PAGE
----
Wednesday, April 16, 2014


"Tomorrow is April." Many people reading this blog already know this phrase we used all the time back in Florence. The program ended in April, and saying it reminded us that time would slip away far too quickly. We needed to make the most of every moment because before we knew it, it would be April. It would be over.

The motto dictated a lot of the choices we made.

In October 2006, I debated booking a last-minute ticket to Rome to watch the Italian national team play in a friendly against Sweden. It was awfully expensive, and I was on a budget. But tomorrow is April. 

During midterms, I remember sitting in my room preparing for an upcoming exam. Some friends asked if I wanted to join them at the Triangle Bridge across from the Ponte Vecchio to drink some wine. I still had some studying to do. But tomorrow is April. 

In February, we finally walked into the fancy suit shop we had been eyeing all year. The Italian tailor excitedly fitted us with our "perfect suits," urging us to make the purchase. My mom will kill me for spending this much money on clothing, I told her. But tomorrow is April. 

On March 31, 2007, a huge group of us had a party in Piazza Santa Maria Novella. We ordered a giant cask of wine and celebrated the night away. Tomorrow was literally April. People were dancing in the streets, even jumping in the fountain. I didn't understand all the happiness. I had dreaded this moment all year, and now it was here. The next morning I woke up, hoping it wasn't true, but my watch confirmed it: 4/1/07. April was today. It was over.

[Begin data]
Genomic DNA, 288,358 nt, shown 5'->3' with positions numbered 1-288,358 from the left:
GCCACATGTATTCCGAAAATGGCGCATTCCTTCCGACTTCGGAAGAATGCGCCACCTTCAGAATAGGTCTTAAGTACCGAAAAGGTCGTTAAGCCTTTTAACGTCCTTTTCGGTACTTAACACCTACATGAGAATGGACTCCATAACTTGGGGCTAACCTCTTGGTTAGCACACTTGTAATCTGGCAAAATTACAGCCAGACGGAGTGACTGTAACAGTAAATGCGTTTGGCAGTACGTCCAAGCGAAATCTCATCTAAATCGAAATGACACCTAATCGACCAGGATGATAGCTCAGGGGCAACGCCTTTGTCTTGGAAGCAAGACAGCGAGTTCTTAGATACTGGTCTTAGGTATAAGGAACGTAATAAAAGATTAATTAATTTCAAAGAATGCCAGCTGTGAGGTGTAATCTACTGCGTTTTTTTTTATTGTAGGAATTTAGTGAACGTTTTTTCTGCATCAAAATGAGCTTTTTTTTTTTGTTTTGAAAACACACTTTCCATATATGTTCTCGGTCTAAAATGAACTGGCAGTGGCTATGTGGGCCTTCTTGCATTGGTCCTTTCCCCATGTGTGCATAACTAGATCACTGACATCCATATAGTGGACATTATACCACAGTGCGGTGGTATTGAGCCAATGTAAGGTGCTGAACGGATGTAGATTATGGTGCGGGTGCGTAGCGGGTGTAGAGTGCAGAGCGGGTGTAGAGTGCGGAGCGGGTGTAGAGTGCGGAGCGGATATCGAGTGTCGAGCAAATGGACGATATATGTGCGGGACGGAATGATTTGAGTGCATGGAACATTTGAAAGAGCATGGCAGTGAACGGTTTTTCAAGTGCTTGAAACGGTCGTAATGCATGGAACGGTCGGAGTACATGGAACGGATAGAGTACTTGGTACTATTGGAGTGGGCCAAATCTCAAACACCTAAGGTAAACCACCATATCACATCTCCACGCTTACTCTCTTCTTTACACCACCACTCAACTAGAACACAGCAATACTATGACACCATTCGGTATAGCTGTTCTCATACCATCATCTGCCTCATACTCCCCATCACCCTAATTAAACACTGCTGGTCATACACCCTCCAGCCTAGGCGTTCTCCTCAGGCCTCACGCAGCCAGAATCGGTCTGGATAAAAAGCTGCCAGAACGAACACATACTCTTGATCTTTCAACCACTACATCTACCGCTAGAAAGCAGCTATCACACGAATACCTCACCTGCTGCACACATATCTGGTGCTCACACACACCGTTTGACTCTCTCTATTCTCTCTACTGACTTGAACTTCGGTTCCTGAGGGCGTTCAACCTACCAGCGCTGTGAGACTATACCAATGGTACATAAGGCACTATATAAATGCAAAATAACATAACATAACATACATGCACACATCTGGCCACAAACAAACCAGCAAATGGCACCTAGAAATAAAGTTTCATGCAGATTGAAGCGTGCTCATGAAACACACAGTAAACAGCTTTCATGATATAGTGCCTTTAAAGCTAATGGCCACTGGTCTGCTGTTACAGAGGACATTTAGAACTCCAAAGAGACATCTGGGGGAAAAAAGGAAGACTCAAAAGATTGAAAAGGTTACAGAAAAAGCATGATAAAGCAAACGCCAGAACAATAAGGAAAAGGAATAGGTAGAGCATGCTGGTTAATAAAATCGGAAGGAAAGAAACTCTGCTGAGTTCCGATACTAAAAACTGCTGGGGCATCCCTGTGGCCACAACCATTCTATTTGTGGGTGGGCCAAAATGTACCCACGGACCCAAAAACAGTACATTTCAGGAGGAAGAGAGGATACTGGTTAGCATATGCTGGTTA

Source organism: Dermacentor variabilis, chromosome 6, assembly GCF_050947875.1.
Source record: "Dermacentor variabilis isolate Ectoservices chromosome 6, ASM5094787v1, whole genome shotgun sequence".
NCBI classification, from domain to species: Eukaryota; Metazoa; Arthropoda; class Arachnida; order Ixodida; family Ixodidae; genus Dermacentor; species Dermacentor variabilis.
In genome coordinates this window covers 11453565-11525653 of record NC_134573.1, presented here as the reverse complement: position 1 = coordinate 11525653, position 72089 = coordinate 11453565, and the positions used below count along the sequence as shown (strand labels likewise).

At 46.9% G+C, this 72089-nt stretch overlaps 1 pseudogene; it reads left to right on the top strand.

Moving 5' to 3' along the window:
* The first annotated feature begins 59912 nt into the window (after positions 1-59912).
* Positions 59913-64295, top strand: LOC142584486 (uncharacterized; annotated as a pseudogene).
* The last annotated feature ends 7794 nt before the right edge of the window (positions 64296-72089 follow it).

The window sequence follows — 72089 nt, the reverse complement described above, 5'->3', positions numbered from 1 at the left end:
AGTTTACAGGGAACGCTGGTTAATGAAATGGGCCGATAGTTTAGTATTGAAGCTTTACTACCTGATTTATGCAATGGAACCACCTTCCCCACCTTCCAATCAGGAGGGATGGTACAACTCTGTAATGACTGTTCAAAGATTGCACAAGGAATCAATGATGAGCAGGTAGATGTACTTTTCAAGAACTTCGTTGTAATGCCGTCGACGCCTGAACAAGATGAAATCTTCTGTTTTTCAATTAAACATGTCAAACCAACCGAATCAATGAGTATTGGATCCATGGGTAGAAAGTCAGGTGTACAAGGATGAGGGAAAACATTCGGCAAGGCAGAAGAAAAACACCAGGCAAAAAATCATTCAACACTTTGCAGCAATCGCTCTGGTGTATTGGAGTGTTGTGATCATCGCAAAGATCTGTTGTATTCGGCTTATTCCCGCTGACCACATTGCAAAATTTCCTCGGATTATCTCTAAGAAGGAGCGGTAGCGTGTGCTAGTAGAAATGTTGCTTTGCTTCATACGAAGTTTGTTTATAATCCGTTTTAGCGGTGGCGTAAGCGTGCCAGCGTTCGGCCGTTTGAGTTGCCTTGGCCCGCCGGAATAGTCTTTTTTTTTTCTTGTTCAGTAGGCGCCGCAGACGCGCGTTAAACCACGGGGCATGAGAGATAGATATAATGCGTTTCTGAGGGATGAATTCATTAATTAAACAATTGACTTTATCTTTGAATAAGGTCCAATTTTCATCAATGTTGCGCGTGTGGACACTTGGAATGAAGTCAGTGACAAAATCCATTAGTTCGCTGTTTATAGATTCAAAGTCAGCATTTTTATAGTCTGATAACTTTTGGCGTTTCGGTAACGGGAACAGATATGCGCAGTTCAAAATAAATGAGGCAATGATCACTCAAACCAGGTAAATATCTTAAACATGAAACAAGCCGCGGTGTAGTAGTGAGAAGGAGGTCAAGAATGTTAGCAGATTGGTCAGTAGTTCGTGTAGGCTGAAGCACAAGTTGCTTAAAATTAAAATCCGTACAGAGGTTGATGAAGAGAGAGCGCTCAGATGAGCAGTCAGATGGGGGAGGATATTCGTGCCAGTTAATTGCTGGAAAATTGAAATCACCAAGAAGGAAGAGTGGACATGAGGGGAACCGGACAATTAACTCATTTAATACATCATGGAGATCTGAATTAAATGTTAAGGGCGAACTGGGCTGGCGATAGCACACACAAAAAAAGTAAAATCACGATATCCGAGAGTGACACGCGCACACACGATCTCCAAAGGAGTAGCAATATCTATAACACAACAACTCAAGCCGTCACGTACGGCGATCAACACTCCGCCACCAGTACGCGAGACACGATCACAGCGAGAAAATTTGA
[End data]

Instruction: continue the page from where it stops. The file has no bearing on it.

But the strangest thing happened. The world didn't turn dark. The joy didn't expire. Even when I departed Europe later that month and returned to the U.S., the party continued. Sure, I missed Florence deeply, but the adventures, friendships, and beauty were still just as present as ever before.

This past Monday, I headed up to Mokuleia with some friends to catch the sunset and then watch the lunar eclipse. Out at Ka'ena Point, we watched giant albatross hover in the wind above us. Less than 100 yards out to sea, a couple humpback whales dove down, their huge tails breaking above the surface. The sun gave way to the stars, and then the moon.

Bright at first, a shadow started to overtake it, and the moon got smaller and smaller. At about 9 p.m., only a sliver of light remained. You could almost see the sun fighting to shine its last, dwindling light. It made me think about my time here in Hawaii. Within a few minutes, the last of the light disappeared.

But instead of vanishing, the moon turned a captivating shade of red. The stars grew brighter than ever before. I saw a shooting star flash over the ocean. Instead of darkness, the eclipse brought new light.

I never should have dreaded April. I won't dread July. I carry all the good things with me wherever I go. Love, joy, and wonder don't have an expiration date.

Thursday, February 13, 2014


The night before Super Bowl 48, I completed a ritual that I had been doing all season: I played the Seahawks' upcoming opponent on Madden. With the difficulty set at Pro, the second easiest level, I always routed the other team. I thought maybe doing this brought luck to the actual Hawks on Sundays. The strategy had only failed me three times all season.